Agatha Christie (1890-1976)

Agatha Christie’s long line of books started with “The Mysterious Affair at Styles” was written in 1915 and published in 1920. Her early books have a Belgian detective, Hercule Poirot, as the hero, while the main character of the later books is Miss Marple, a quiet old English lady.

Agatha Christie has conquered the world; her appeal is that of a puzzle of many of her mysteries in a context of English village life. There is something deeply appealing about Christie’s stories. A career of forty-five years is remarkable in the field of the “light genre” in the 20th century English Literature. Agatha Christie reached the top of her fame in 1970, though people’s tastes were changing radically during that period of time. Thus it is possible to notice some changes in the manner and style of her mystery-writing from 1920 to the present day. The form is still of the detective story, but relatively new. It becomes more mature and sophisticated for the readers can take into consideration as many details as the detective can. Moreover, the author can skilfully combine two devices, the nursery rhyme and spiritualism, to make her stories more intricate.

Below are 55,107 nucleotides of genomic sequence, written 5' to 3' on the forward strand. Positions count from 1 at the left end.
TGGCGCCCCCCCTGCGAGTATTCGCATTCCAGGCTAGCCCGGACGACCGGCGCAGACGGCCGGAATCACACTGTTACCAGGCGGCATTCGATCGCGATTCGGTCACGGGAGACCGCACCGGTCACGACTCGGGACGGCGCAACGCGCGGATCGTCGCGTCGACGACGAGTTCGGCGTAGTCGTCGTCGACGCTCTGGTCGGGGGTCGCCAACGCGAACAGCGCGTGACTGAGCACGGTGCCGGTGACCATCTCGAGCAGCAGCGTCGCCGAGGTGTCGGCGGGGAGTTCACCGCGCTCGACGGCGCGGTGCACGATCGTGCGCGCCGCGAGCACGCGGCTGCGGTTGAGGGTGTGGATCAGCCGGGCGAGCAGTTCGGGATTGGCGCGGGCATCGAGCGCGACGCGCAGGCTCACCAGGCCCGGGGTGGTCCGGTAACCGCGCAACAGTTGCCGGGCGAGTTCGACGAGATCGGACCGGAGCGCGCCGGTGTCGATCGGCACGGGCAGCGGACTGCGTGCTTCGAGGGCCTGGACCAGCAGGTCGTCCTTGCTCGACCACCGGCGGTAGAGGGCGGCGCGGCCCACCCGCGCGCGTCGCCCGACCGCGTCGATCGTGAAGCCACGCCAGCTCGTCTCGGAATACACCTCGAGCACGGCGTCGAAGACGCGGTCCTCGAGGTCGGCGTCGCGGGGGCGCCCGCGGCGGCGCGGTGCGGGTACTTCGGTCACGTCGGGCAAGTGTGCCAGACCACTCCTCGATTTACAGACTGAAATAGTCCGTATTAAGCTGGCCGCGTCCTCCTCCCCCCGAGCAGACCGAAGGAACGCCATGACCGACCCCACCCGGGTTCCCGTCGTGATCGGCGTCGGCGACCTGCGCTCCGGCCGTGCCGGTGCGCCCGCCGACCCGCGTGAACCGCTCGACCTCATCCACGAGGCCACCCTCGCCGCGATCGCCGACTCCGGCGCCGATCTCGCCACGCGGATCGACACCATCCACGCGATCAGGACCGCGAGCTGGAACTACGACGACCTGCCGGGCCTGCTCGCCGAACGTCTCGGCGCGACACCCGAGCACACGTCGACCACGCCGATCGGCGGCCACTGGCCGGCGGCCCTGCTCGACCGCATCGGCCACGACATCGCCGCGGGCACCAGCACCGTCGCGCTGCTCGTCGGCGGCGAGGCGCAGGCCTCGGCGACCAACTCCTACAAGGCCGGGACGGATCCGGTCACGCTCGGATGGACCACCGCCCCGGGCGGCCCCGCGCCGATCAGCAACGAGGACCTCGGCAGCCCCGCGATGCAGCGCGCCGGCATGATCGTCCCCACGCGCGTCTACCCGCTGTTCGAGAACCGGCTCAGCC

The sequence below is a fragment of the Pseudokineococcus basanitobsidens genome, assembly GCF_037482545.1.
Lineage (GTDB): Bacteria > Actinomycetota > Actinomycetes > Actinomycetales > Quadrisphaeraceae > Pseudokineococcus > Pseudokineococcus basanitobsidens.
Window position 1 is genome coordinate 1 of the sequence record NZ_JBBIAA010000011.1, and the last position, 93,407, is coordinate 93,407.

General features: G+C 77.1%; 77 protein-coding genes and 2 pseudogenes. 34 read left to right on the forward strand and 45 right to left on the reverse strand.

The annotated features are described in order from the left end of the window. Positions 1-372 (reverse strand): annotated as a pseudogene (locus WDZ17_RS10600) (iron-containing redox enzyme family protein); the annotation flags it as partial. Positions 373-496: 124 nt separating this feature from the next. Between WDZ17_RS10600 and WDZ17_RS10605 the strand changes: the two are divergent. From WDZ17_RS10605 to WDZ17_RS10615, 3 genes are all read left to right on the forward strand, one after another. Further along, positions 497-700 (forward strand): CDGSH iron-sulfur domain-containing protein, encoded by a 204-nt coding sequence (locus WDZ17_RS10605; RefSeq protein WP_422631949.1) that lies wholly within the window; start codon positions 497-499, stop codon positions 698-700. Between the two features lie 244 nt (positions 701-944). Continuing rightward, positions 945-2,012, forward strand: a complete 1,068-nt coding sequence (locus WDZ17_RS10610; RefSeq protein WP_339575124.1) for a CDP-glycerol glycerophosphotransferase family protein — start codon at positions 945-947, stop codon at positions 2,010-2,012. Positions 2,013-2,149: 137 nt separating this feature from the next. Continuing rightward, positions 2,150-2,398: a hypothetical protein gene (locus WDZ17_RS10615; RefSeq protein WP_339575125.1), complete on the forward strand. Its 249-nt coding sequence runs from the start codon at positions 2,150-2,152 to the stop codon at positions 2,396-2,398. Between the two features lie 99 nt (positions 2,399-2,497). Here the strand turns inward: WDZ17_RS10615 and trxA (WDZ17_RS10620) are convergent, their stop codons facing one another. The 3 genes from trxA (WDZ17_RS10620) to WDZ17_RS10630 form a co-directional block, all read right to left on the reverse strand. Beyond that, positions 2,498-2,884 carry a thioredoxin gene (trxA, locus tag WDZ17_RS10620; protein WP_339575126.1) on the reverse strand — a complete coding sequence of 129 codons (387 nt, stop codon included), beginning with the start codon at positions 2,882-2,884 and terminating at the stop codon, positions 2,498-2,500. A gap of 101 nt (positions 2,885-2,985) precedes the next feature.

Agatha Christie uses the nursery rhyme to let the reader follow the developing of the plot. The reader knows what comes next (due to the rhyme). The famous examples of such a nursery rhyme combination are “Ten Little Niggers” and “Hickory, Dickory, Dock”.

The second device, spiritualism, Agatha Christie uses as a mask for mystery. Although Agatha Christie was extremely interested in science fiction, “she avoided both science fiction and fantasy as main themes”. She remains the best writer of a tightly-knit detective story.

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